18 Oct 2017
EC initiative announces research agenda designed to ensure European competitiveness.announced in May 2016, a large-scale €1 billion initiative created in recognition of the transformative advances promised by the manipulation of quantum properties.
Developments in QT are expected to drastically impact computing power, communications and sensing, perhaps ultimately leading to a web of devices interconnected by quantum effects such as entanglement and coherence.
The QT Flagship's final report was recently published, outlining its intentions and echoing comments made earlier this year at LASER Munich about the need for a concerted European effort in the field, to ensure that Europe remains competitive.
"In the past, Europe has missed the opportunity to capitalize on major technology trends, and this could well happen again if Europe does not take decisive action now," stated the report. "Developing Europe’s capabilities in QT will help to create lucrative knowledge-based start-ups, foster further growth of SMEs and industry and thus lead to long-term economic, scientific and societal benefits."
As set out in the final report, the QT Flagship program is to be structured in five domains, each of which will be reflected in the calls for proposals.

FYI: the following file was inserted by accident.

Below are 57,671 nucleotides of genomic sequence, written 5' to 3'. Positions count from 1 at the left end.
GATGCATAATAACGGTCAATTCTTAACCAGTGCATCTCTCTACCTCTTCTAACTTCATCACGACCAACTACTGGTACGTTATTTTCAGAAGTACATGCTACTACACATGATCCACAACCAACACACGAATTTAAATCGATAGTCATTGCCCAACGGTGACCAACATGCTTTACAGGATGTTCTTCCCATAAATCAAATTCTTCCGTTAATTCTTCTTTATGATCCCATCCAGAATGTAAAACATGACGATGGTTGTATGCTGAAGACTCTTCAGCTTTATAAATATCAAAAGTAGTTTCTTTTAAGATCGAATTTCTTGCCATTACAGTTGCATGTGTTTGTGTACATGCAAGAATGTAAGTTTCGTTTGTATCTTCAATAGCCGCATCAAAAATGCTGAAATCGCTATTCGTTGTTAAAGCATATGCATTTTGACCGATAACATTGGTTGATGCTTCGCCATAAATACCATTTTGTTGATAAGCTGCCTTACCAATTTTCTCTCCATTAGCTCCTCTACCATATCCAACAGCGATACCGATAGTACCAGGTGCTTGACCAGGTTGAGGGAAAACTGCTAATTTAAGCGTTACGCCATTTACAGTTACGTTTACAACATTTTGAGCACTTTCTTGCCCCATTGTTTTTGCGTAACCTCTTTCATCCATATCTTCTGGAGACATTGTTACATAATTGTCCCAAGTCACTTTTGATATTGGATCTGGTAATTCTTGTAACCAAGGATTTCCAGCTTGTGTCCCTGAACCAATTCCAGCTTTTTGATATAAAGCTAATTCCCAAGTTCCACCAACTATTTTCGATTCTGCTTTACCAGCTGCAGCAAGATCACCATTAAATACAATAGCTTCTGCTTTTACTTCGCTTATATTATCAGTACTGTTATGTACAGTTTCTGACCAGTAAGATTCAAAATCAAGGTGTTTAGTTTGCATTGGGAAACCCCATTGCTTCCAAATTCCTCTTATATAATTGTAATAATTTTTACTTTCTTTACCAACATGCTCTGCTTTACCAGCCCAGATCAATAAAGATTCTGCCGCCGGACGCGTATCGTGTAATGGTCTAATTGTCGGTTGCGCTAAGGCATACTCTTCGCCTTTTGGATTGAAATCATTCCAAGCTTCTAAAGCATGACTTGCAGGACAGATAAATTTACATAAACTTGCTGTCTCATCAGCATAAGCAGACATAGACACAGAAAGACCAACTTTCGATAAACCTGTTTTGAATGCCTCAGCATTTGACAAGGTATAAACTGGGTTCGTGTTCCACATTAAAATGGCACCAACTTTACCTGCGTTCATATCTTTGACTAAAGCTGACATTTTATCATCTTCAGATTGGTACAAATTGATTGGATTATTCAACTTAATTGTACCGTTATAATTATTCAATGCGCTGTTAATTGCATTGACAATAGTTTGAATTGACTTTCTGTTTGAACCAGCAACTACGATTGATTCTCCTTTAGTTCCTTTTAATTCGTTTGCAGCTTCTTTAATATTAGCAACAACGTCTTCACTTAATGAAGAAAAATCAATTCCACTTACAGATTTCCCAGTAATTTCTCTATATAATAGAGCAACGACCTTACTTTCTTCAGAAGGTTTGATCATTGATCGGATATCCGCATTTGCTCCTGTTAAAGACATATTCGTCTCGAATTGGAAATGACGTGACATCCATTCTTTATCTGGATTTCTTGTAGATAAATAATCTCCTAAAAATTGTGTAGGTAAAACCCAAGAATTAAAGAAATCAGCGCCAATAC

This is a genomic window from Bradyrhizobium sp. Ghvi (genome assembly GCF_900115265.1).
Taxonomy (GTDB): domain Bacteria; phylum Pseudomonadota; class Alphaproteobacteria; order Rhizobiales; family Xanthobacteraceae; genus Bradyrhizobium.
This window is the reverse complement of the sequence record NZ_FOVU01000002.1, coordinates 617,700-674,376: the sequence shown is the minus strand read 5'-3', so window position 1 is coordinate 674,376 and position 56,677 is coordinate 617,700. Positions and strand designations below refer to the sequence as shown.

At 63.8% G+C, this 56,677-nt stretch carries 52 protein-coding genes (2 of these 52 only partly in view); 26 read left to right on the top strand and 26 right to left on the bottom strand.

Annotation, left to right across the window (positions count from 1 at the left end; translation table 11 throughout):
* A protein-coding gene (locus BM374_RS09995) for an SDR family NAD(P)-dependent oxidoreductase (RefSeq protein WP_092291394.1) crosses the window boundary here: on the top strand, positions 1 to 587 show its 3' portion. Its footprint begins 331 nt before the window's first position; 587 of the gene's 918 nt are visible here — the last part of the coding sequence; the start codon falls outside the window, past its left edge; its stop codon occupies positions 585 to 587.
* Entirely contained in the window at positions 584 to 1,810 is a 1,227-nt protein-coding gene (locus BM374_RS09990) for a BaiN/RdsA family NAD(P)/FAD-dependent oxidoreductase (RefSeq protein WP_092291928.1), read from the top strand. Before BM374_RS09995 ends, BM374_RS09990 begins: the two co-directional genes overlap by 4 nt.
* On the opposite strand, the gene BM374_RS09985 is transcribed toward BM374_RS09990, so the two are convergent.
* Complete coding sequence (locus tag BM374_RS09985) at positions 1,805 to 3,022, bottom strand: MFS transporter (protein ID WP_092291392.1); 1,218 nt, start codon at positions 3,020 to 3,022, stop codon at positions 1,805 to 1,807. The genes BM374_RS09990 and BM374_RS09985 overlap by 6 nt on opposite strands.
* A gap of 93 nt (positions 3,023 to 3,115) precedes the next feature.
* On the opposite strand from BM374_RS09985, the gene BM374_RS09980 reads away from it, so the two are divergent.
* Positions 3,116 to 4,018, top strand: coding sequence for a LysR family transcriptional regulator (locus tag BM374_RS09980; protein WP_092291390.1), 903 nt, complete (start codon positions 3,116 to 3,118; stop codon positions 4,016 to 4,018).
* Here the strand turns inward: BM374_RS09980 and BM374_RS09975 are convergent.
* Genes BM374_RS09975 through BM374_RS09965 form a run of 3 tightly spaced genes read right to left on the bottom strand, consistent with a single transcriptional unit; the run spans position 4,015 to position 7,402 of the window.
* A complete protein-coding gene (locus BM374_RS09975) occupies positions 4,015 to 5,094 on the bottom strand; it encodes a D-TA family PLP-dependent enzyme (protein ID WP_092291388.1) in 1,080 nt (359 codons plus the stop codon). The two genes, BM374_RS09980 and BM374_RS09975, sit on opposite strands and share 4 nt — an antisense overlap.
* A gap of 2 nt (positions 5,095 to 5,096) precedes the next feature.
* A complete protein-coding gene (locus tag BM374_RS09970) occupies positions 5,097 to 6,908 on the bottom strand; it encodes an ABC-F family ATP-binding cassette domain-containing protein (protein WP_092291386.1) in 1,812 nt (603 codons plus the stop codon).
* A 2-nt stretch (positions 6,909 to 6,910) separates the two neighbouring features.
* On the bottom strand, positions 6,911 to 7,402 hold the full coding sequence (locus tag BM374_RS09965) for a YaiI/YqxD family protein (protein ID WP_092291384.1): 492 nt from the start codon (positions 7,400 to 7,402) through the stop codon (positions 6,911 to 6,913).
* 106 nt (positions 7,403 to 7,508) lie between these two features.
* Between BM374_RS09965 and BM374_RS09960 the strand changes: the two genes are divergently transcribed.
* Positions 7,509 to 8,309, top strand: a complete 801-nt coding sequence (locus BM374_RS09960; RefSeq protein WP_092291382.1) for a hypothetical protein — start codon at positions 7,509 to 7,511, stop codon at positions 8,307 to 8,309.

Four of these are vertical domains addressing vital application areas of future QT knowledge-driven industries:
• Communication, to guarantee secure data transmission and long-term security for the information society by using quantum resources for communication protocols;
• Computation, to solve problems beyond the reach of current or conceivable classical processors by using programmable quantum machines;
• Simulation, to understand and solve problems such as chemical processes, the development of new materials, and fundamental physical theories, by mapping them onto controlled quantum systems in an analogue or digital way;
• Sensing and metrology, to achieve unprecedented sensitivity, accuracy and resolution in measurement and diagnostics, by coherently manipulating quantum objects.
The fifth Basic Science domain will operate horizontally, developing the novel technologies that can impact the individual application areas.